On June 9, 1909, a New Jersey housewife, Alice Huyler Ramsey, set off on what would be a 3,800 mile trip from Manhattan to San Francisco, becoming the first woman to drive cross country. Accompanying the 22 year old were two sisters-in-law and a female friend.

The trip was part of a promotion by a car manufacturer, Maxwell-Briscoe, that wanted to show that their cars were so easy to drive, even a woman could do it.

They arrived in San Francisco on Aug. 7th. The headline in the San Francisco Chronicle read  “PRETTY WOMEN MOTORISTS ARRIVE AFTER TRIP ACROSS THE CONTINENT.”

As you might expect, the trip itself was quite an adventure; according the Facebook group, “This day in New Jersey history”, Ramsey changed 11 tires, cleaned spark plugs, repaired a broken brake pedal, even slept in the car when it was stuck in the mud. Her car had to be pulled out of the mud by horses.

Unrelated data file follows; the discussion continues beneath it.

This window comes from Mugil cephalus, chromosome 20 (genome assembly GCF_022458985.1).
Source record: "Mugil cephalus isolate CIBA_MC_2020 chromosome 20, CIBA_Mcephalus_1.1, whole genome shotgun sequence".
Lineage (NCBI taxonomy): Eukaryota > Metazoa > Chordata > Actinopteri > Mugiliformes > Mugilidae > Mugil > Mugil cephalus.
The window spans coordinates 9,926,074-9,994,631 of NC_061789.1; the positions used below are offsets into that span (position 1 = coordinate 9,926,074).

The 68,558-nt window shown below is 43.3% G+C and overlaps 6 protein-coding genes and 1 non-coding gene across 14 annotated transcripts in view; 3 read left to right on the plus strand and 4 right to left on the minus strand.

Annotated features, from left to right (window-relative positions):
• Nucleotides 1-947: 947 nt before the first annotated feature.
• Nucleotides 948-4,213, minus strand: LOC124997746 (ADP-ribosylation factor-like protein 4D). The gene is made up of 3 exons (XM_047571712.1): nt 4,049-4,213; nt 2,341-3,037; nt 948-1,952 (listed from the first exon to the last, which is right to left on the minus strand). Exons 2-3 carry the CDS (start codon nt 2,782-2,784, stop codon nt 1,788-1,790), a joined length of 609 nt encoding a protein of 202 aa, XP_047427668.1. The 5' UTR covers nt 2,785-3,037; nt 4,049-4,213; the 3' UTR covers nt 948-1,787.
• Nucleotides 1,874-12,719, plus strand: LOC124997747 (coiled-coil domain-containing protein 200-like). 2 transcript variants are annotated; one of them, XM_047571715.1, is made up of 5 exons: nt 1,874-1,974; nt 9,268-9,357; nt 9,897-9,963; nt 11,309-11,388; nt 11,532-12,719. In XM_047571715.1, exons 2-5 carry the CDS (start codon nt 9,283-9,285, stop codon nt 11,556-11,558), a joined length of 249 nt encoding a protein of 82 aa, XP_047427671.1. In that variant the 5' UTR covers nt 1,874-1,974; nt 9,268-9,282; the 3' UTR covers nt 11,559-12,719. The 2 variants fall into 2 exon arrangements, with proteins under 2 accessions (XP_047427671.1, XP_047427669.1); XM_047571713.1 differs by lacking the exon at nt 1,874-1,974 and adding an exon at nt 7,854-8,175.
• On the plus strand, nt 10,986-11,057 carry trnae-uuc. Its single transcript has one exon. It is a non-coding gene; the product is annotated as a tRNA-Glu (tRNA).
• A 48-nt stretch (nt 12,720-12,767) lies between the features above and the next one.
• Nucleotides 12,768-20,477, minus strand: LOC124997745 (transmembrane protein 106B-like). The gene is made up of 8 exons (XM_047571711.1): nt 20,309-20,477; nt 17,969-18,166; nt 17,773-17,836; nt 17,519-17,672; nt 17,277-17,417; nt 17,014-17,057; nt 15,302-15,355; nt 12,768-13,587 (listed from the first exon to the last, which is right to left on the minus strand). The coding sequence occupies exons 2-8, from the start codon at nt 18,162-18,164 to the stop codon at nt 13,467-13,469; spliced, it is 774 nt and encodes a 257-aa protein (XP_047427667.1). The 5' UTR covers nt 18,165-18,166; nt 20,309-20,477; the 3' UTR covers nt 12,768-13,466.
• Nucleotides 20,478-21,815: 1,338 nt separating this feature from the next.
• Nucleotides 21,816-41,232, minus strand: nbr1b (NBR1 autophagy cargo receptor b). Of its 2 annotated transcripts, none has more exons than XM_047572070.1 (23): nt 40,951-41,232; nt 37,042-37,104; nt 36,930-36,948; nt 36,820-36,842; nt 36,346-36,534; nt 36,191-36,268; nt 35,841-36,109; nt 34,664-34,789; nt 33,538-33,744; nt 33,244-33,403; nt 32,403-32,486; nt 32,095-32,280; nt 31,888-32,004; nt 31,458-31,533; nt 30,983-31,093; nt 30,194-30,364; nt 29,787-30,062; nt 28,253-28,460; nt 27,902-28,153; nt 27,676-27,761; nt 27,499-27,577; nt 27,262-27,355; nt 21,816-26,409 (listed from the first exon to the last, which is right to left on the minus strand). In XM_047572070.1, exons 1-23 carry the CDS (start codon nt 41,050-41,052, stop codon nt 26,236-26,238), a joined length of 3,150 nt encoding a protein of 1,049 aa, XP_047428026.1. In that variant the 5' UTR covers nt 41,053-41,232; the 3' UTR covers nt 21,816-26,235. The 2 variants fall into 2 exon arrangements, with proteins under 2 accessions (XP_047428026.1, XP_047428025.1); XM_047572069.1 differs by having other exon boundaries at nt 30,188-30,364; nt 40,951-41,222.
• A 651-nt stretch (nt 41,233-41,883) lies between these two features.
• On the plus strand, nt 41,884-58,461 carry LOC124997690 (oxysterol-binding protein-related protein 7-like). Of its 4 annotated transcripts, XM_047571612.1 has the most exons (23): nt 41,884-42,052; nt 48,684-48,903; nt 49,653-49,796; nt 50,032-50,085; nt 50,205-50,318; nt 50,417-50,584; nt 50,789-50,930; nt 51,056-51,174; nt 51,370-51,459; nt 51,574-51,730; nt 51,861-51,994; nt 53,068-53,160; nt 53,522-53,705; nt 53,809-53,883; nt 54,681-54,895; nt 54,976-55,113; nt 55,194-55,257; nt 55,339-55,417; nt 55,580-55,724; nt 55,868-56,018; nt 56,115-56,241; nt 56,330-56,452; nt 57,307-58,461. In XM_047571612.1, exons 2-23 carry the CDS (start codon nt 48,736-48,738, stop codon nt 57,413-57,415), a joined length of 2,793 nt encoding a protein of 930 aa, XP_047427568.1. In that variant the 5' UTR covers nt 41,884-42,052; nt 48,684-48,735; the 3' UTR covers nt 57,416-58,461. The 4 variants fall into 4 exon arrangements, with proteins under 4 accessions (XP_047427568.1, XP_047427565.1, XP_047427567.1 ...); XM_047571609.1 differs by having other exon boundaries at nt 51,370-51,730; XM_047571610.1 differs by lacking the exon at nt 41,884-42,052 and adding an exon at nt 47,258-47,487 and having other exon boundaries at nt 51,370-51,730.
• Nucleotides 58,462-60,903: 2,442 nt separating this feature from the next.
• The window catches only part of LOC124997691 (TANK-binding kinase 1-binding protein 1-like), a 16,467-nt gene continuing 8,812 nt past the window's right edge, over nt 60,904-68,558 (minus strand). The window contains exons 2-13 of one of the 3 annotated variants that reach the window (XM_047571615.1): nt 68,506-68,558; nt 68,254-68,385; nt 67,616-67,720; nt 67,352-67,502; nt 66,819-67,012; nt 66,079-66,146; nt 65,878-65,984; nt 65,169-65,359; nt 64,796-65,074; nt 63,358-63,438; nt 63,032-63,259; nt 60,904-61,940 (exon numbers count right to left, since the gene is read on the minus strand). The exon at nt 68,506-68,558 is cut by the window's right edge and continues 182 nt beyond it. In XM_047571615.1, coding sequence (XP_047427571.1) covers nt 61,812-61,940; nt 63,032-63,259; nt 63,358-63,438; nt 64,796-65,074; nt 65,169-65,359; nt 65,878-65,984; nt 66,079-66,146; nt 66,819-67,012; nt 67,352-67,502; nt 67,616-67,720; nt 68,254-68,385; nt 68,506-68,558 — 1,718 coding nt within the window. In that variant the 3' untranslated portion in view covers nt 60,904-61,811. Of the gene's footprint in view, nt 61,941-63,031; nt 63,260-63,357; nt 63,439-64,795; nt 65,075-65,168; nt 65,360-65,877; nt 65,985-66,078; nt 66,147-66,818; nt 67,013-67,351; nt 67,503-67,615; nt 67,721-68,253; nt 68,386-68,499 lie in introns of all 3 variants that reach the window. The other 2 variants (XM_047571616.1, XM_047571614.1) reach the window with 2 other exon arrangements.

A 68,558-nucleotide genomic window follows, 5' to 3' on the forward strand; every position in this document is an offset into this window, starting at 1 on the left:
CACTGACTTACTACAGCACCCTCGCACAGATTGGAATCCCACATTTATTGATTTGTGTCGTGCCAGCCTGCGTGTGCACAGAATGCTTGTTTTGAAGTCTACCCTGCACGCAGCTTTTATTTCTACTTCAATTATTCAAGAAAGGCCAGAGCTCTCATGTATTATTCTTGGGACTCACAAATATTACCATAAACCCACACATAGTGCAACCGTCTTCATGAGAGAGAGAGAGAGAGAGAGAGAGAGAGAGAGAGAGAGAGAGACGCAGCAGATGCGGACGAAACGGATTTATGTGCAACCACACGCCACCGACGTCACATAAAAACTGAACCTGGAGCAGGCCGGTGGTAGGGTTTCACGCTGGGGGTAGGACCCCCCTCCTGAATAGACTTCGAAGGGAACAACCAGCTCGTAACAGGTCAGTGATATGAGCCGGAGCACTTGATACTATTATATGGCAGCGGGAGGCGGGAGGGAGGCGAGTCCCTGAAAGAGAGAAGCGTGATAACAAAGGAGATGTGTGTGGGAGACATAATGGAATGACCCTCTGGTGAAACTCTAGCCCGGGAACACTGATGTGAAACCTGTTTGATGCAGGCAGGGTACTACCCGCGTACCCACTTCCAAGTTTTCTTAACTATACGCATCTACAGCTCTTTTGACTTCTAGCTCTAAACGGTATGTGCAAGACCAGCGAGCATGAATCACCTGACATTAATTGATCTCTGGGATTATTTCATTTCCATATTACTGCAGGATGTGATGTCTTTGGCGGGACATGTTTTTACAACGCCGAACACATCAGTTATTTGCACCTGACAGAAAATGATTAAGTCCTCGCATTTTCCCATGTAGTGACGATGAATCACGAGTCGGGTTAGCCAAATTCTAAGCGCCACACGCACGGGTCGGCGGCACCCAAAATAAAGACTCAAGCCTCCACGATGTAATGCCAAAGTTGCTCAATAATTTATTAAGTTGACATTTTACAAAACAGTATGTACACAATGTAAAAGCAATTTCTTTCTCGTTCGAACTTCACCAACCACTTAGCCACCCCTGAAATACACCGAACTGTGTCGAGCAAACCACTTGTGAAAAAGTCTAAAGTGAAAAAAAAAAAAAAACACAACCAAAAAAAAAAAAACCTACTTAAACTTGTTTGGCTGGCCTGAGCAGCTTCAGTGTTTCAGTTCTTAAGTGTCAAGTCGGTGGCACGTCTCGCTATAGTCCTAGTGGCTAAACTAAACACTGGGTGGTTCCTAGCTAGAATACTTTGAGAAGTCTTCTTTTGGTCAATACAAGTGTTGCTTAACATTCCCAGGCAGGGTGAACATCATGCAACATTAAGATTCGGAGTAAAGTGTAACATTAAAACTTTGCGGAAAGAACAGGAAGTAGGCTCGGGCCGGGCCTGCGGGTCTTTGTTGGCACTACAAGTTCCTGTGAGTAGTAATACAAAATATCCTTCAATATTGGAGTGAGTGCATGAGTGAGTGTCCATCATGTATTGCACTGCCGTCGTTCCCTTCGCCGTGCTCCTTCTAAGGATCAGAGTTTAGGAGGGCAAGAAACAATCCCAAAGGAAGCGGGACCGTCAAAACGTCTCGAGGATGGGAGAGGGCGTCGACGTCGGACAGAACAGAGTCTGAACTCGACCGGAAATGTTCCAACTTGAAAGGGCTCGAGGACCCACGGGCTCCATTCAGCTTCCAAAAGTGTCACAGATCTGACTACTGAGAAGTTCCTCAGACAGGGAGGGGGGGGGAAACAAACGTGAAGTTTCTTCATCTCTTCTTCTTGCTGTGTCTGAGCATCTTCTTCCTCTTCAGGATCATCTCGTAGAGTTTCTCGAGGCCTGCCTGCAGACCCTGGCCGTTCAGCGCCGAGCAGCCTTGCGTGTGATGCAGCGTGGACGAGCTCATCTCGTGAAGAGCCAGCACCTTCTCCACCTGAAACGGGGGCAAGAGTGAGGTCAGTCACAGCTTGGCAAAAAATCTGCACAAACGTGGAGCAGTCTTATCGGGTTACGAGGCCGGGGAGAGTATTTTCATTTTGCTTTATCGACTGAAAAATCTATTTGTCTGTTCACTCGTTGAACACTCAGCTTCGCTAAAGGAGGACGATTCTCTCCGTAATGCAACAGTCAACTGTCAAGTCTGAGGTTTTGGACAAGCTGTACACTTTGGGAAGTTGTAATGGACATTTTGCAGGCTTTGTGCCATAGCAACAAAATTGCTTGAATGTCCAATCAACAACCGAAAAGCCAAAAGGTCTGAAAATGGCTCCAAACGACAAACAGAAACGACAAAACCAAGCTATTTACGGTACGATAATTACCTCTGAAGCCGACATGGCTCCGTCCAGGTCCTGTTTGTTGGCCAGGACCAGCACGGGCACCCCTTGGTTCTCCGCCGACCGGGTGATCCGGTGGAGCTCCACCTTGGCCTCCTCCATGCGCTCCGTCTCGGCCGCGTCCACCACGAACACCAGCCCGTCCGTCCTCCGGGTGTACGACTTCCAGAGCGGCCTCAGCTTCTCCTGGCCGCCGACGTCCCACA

Of the 3,800 miles driven, only 152 of them were actually paved. She relied on a series of written guides, but they used landmarks that in some cases had changed. Ramsey came to more than one dead end and had to backtrack. Plus, there were no guides for roads west of the Mississippi. She said that she would follow telegraph poles assuming they would lead her to towns.

The traveling party went home via train. Alice settled in New Jersey with her husband and two children, but made the cross country trip at least 30 more times.

She died in 1983 and was the first woman inducted into the Automotive Hall of Fame.

The post above reflects the thoughts and observations of New Jersey 101.5 talk show host Bill Doyle. Any opinions expressed are Bill Doyle's own.

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